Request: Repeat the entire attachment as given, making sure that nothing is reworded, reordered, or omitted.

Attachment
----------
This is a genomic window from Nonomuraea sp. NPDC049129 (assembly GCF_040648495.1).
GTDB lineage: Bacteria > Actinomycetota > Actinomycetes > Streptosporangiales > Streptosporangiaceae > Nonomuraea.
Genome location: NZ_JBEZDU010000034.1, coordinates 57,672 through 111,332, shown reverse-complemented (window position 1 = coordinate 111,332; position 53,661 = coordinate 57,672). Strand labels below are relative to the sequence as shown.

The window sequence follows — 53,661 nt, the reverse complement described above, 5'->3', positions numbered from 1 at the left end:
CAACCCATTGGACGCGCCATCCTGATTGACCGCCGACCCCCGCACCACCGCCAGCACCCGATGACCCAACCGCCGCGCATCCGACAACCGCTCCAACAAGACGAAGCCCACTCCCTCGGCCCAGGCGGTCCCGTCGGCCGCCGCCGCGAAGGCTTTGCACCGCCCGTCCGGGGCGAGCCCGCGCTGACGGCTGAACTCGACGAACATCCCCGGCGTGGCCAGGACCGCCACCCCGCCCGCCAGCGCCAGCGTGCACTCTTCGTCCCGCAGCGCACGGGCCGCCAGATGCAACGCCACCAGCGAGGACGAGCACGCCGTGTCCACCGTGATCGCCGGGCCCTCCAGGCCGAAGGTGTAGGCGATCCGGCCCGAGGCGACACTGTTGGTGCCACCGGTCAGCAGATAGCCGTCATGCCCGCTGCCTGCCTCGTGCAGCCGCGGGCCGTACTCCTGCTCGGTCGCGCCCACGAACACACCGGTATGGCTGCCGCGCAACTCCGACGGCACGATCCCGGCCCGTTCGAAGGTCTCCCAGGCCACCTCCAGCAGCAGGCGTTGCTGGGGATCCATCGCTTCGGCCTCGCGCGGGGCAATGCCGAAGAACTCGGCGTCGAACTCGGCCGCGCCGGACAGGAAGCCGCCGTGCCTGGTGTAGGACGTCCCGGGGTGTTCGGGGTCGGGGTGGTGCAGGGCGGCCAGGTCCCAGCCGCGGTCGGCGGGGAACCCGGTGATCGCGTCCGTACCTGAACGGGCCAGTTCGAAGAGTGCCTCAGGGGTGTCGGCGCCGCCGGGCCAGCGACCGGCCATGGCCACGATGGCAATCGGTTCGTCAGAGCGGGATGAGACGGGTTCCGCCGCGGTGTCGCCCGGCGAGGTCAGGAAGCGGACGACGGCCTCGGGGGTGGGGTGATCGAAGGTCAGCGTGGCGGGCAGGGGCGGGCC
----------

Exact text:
This is a genomic window from Nonomuraea sp. NPDC049129 (assembly GCF_040648495.1).
GTDB lineage: Bacteria > Actinomycetota > Actinomycetes > Streptosporangiales > Streptosporangiaceae > Nonomuraea.
Genome location: NZ_JBEZDU010000034.1, coordinates 57,672 through 111,332, shown reverse-complemented (window position 1 = coordinate 111,332; position 53,661 = coordinate 57,672). Strand labels below are relative to the sequence as shown.

The window sequence follows — 53,661 nt, the reverse complement described above, 5'->3', positions numbered from 1 at the left end:
CAACCCATTGGACGCGCCATCCTGATTGACCGCCGACCCCCGCACCACCGCCAGCACCCGATGACCCAACCGCCGCGCATCCGACAACCGCTCCAACAAGACGAAGCCCACTCCCTCGGCCCAGGCGGTCCCGTCGGCCGCCGCCGCGAAGGCTTTGCACCGCCCGTCCGGGGCGAGCCCGCGCTGACGGCTGAACTCGACGAACATCCCCGGCGTGGCCAGGACCGCCACCCCGCCCGCCAGCGCCAGCGTGCACTCTTCGTCCCGCAGCGCACGGGCCGCCAGATGCAACGCCACCAGCGAGGACGAGCACGCCGTGTCCACCGTGATCGCCGGGCCCTCCAGGCCGAAGGTGTAGGCGATCCGGCCCGAGGCGACACTGTTGGTGCCACCGGTCAGCAGATAGCCGTCATGCCCGCTGCCTGCCTCGTGCAGCCGCGGGCCGTACTCCTGCTCGGTCGCGCCCACGAACACACCGGTATGGCTGCCGCGCAACTCCGACGGCACGATCCCGGCCCGTTCGAAGGTCTCCCAGGCCACCTCCAGCAGCAGGCGTTGCTGGGGATCCATCGCTTCGGCCTCGCGCGGGGCAATGCCGAAGAACTCGGCGTCGAACTCGGCCGCGCCGGACAGGAAGCCGCCGTGCCTGGTGTAGGACGTCCCGGGGTGTTCGGGGTCGGGGTGGTGCAGGGCGGCCAGGTCCCAGCCGCGGTCGGCGGGGAACCCGGTGATCGCGTCCGTACCTGAACGGGCCAGTTCGAAGAGTGCCTCAGGGGTGTCGGCGCCGCCGGGCCAGCGACCGGCCATGGCCACGATGGCAATCGGTTCGTCAGAGCGGGATGAGACGGGTTCCGCCGCGGTGTCGCCCGGCGAGGTCAGGAAGCGGACGACGGCCTCGGGGGTGGGGTGATCGAAGGTCAGCGTGGCGGGCAGGGGCGGGCC